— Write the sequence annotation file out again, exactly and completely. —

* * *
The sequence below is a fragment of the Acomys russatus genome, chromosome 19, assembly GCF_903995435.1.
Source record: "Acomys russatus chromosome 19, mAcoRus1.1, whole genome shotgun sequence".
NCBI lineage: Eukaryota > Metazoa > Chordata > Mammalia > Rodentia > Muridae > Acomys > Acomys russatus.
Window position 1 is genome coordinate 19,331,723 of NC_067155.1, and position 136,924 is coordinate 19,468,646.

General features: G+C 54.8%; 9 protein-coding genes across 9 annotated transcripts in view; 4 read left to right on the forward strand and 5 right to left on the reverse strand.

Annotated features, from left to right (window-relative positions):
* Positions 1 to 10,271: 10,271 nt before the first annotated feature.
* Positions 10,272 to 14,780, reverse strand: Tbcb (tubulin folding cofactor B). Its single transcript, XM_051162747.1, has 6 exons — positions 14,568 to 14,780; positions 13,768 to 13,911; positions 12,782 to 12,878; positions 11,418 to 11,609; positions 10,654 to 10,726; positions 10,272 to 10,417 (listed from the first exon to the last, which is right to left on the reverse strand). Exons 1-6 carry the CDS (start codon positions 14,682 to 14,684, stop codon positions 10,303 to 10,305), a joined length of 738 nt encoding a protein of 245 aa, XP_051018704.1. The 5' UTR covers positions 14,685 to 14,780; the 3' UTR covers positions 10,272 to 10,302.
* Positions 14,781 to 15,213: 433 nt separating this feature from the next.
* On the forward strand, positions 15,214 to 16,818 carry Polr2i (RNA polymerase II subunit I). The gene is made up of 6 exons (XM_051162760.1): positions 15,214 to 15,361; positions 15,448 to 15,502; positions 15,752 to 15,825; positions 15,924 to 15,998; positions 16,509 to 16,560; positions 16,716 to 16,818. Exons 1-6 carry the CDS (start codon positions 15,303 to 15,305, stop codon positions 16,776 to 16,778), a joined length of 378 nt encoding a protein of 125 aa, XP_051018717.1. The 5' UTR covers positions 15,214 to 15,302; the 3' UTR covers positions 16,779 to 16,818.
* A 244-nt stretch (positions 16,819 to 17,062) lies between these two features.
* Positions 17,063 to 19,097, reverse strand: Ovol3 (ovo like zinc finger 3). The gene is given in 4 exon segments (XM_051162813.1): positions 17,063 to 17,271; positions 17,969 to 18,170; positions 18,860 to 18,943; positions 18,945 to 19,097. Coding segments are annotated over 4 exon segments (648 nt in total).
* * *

The sequence below is a fragment of the Acomys russatus genome, chromosome 19, assembly GCF_903995435.1.
Source record: "Acomys russatus chromosome 19, mAcoRus1.1, whole genome shotgun sequence".
NCBI lineage: Eukaryota > Metazoa > Chordata > Mammalia > Rodentia > Muridae > Acomys > Acomys russatus.
Window position 1 is genome coordinate 19,331,723 of NC_067155.1, and position 136,924 is coordinate 19,468,646.

General features: G+C 54.8%; 9 protein-coding genes across 9 annotated transcripts in view; 4 read left to right on the forward strand and 5 right to left on the reverse strand.

Annotated features, from left to right (window-relative positions):
* Positions 1 to 10,271: 10,271 nt before the first annotated feature.
* Positions 10,272 to 14,780, reverse strand: Tbcb (tubulin folding cofactor B). Its single transcript, XM_051162747.1, has 6 exons — positions 14,568 to 14,780; positions 13,768 to 13,911; positions 12,782 to 12,878; positions 11,418 to 11,609; positions 10,654 to 10,726; positions 10,272 to 10,417 (listed from the first exon to the last, which is right to left on the reverse strand). Exons 1-6 carry the CDS (start codon positions 14,682 to 14,684, stop codon positions 10,303 to 10,305), a joined length of 738 nt encoding a protein of 245 aa, XP_051018704.1. The 5' UTR covers positions 14,685 to 14,780; the 3' UTR covers positions 10,272 to 10,302.
* Positions 14,781 to 15,213: 433 nt separating this feature from the next.
* On the forward strand, positions 15,214 to 16,818 carry Polr2i (RNA polymerase II subunit I). The gene is made up of 6 exons (XM_051162760.1): positions 15,214 to 15,361; positions 15,448 to 15,502; positions 15,752 to 15,825; positions 15,924 to 15,998; positions 16,509 to 16,560; positions 16,716 to 16,818. Exons 1-6 carry the CDS (start codon positions 15,303 to 15,305, stop codon positions 16,776 to 16,778), a joined length of 378 nt encoding a protein of 125 aa, XP_051018717.1. The 5' UTR covers positions 15,214 to 15,302; the 3' UTR covers positions 16,779 to 16,818.
* A 244-nt stretch (positions 16,819 to 17,062) lies between these two features.
* Positions 17,063 to 19,097, reverse strand: Ovol3 (ovo like zinc finger 3). The gene is given in 4 exon segments (XM_051162813.1): positions 17,063 to 17,271; positions 17,969 to 18,170; positions 18,860 to 18,943; positions 18,945 to 19,097. Coding segments are annotated over 4 exon segments (648 nt in total).